The Buyer’s Checklist to Buying Commercial Real Estate in California

By : Tamara B. Pow, Esq.

Although each of these topics can be expanded on extensively, this is a good overview of the steps you should consider as a buyer of commercial real property in California. Your broker should help you obtain needed items and a real estate attorney can review them to make sure you are protected from the many potential risks in any transaction.


1) Find a Real Estate Broker & Enter into a Brokerage Agreement

  • Find a Real Estate Broker licensed in CA
  • The Broker should be well-versed in the type of property and location the buyer intends to buy
  • Confirm the Broker has a satisfactory history of real estate transactions
  • Make sure the scope and representation of the Broker is clear in writing (CA. Civ. Code §§2079.13)
  • Who pays the Broker (Seller/Buyer?).
  • Determine the terms of the transaction

2) Due Diligence

Getting the deal started – either with or without a letter of intent:

  • Arrange meetings with Seller to receive all documents and information about the property
  • Buyer sends due diligence list to Seller
  • Determine the scope of the due diligence including: length, budget, physical inspections testing

Establish funding/lending & Conduct Inspections

  • Buyer does property inspections
  • Check title search, and chain of title, including: current ALTA/NSPS Land Title Survey, vesting deed, reciprocal easement agreements, covenants, conditions, and restrictions, easements, and deed restrictions that affect the property’s development and redevelopment, use, operation, maintenance, and access. (Usually reviewed by real estate legal counsel)
  • Check entitlements for real property including: variances, conditional use permits, costal development permits (if location is by coast), shoreline development or use permits issued by local agencies, compliance with CA environmental Quality Act (CEQA); check California Land Conversation Act of 1965; check any local unreinforced masonry (URM) ordinances
  • Check zoning confirmation letter


  • Get copies of agreements that are binding on the property; including: Joint venture agreements, organizational documents, consents, loan documents, guaranties, 3rd party property agreements, leases, occupancy agreements. licenses, and services contracts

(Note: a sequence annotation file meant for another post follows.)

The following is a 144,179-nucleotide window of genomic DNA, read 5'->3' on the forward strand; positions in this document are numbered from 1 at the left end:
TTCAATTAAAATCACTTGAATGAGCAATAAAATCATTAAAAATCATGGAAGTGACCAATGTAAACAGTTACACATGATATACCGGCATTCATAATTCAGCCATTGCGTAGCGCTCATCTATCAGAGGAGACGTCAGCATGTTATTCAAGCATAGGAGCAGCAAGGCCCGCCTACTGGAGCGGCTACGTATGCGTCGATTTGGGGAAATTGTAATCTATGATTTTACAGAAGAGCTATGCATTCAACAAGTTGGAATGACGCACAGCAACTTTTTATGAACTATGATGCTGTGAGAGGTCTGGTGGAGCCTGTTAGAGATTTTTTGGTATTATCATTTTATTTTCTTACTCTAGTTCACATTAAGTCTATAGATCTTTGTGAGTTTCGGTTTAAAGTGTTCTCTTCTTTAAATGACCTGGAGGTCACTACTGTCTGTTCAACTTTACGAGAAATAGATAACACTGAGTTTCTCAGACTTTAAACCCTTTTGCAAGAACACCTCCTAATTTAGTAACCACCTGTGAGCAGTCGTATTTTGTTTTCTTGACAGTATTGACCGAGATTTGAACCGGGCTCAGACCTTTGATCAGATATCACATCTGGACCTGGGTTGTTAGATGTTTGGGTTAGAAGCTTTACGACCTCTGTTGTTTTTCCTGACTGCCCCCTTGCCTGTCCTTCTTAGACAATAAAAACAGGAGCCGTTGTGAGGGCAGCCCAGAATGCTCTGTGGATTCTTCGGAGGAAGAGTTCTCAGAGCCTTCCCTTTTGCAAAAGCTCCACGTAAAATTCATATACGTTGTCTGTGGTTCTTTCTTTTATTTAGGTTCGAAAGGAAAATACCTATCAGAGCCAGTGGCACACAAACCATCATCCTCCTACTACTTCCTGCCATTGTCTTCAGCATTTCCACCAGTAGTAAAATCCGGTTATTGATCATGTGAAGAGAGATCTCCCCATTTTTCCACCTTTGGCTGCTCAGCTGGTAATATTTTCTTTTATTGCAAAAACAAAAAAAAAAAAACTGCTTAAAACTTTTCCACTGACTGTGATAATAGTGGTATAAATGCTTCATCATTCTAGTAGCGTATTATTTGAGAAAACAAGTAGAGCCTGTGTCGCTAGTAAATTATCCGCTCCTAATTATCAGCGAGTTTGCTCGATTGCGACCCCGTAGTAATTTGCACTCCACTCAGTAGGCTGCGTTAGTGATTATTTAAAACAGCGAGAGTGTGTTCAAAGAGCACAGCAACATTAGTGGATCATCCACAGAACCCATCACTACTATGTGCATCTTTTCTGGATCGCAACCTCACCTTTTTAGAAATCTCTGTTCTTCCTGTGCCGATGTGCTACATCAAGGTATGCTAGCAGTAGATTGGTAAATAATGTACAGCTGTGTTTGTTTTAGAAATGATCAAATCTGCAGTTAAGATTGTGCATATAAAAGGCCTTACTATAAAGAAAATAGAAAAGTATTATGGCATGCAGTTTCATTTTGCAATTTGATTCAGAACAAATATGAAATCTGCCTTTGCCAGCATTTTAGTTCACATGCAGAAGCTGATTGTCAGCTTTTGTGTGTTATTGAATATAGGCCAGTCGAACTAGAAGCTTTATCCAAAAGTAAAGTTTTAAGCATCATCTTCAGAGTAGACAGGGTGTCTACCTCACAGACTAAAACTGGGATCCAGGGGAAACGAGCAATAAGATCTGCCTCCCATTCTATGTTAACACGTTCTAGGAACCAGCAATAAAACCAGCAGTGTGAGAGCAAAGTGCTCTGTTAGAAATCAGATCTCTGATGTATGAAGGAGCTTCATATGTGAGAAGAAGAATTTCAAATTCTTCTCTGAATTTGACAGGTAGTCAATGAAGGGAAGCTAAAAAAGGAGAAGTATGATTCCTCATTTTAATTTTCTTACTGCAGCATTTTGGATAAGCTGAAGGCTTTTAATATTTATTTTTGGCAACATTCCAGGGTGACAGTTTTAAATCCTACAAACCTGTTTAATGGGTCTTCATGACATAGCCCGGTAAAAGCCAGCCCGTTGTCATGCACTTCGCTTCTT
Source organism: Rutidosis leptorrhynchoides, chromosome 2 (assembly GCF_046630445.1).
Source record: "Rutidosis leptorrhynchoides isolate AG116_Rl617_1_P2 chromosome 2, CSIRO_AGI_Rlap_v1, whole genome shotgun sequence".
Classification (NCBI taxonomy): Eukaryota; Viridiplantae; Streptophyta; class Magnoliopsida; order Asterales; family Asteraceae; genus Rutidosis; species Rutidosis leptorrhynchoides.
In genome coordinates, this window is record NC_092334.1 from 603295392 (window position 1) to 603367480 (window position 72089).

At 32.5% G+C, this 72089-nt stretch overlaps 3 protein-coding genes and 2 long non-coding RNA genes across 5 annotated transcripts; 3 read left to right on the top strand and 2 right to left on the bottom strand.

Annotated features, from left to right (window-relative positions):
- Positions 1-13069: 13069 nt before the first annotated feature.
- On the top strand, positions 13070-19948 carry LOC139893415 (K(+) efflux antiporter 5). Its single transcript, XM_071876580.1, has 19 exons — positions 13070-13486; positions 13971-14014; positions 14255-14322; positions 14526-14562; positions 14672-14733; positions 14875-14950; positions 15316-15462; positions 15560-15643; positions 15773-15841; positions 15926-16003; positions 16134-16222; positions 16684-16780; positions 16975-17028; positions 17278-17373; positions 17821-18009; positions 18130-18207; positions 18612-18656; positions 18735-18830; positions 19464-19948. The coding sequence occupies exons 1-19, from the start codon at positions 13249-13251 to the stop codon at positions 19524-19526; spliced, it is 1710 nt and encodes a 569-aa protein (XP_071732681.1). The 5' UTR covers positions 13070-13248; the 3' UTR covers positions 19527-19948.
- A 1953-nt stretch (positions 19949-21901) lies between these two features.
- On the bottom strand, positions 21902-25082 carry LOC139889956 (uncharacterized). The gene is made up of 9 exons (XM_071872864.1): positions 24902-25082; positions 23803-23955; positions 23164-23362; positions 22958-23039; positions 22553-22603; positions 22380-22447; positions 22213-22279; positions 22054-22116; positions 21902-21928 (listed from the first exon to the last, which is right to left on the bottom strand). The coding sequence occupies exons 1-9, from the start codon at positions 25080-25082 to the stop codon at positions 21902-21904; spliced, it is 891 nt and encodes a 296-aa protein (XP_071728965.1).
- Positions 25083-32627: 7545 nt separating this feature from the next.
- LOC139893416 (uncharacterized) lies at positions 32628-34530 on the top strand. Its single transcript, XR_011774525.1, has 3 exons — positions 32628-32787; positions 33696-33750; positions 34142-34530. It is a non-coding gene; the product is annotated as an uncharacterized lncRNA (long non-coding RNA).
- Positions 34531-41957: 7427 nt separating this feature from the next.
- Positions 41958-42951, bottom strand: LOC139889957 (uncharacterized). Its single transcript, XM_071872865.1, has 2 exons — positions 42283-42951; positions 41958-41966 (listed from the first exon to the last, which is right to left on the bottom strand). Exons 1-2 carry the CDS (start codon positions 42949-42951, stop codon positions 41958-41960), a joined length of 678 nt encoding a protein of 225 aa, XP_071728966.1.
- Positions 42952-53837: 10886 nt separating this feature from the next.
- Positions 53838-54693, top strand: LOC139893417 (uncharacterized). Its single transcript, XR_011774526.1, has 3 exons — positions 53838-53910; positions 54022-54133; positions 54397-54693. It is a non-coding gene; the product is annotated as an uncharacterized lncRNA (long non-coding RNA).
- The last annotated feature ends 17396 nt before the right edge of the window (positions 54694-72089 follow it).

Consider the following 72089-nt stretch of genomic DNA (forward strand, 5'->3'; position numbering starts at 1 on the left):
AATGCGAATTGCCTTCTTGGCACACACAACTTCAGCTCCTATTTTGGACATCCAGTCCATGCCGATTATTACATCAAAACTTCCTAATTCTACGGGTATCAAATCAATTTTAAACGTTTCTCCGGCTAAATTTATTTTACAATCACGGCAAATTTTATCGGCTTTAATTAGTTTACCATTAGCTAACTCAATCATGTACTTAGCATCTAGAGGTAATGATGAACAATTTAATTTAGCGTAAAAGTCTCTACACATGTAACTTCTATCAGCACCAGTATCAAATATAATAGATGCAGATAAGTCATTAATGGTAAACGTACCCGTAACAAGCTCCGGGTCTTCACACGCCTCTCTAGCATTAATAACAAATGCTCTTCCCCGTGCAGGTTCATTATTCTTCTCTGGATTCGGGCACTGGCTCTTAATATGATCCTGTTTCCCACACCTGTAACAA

• Check tenant Estoppel certificates, subordination, non-disturbance, and attornment agreements



  • Get copies of financial records, including: rent rolls, appraisals; financial statements, budgets, tax bills, tax returns, and assessment notes
  • Check tax impacts that will result from the acquisition of real property


  • Permits including: certificates of occupancy, building permits, and liquor license
  • 3rd party approvals or consents


3) Purchase and Sale Agreement

Confirm entity-Who is buying the property and how will they hold it? (Examples: LLC, LP, tenancy in common or corporation)

Review the purchase and sale agreement (Broker Form or Attorney Drafted)

  • Sale price, financing, 3rd party approvals or consents, leases
  • Pre-closing terms (conditions, covenants, due diligence, closing deliveries)
  • Post-closing terms (escrow, holdbacks, adjustments)

Special Considerations for CA

  • State statutory disclosures: natural hazards, electrical usage, hazardous substances
  • “As-is” clause (Civil Code § 1542 release)
  • Liquidated damages
  • Warranties
  • Broker’s fee clause
  • Allocation of city and county transfer taxes
  • Independent consideration clause


  • Contingencies: subdivision of property, financing, entitlements, conditional use permits, 3rd party approvals or consents, any other items of concern.


  • Scheduled date for closing, documents are exhibits
  • Consider maturity date of any financing commitment, any 1031 exchange deadlines, buyer’s loan financing schedule